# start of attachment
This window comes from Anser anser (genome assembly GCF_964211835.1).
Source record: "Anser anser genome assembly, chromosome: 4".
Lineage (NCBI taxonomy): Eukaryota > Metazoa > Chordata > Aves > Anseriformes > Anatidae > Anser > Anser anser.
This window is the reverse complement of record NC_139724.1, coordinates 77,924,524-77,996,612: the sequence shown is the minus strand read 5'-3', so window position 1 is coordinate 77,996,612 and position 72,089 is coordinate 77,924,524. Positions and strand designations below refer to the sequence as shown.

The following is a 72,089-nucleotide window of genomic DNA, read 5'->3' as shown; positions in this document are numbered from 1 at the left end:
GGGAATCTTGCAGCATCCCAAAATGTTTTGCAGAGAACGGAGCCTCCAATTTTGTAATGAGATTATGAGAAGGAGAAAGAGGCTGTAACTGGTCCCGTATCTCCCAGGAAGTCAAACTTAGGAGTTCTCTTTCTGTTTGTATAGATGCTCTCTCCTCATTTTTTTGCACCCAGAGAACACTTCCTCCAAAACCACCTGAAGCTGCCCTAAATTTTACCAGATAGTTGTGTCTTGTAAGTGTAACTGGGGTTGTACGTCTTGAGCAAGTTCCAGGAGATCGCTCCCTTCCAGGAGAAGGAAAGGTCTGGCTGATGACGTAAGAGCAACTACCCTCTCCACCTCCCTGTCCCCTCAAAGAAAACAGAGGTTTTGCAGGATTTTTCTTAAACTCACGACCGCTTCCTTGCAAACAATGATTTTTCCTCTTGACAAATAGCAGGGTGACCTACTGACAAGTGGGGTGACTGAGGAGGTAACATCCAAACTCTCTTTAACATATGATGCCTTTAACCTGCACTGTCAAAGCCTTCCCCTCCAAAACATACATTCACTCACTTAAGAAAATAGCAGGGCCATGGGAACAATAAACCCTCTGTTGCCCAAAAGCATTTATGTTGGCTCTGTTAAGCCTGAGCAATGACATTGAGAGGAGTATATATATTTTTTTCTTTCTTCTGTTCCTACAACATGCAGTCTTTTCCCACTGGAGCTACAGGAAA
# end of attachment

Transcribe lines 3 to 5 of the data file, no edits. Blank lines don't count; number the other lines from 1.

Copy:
Lineage (NCBI taxonomy): Eukaryota > Metazoa > Chordata > Aves > Anseriformes > Anatidae > Anser > Anser anser.
This window is the reverse complement of record NC_139724.1, coordinates 77,924,524-77,996,612: the sequence shown is the minus strand read 5'-3', so window position 1 is coordinate 77,996,612 and position 72,089 is coordinate 77,924,524. Positions and strand designations below refer to the sequence as shown.

The following is a 72,089-nucleotide window of genomic DNA, read 5'->3' as shown; positions in this document are numbered from 1 at the left end: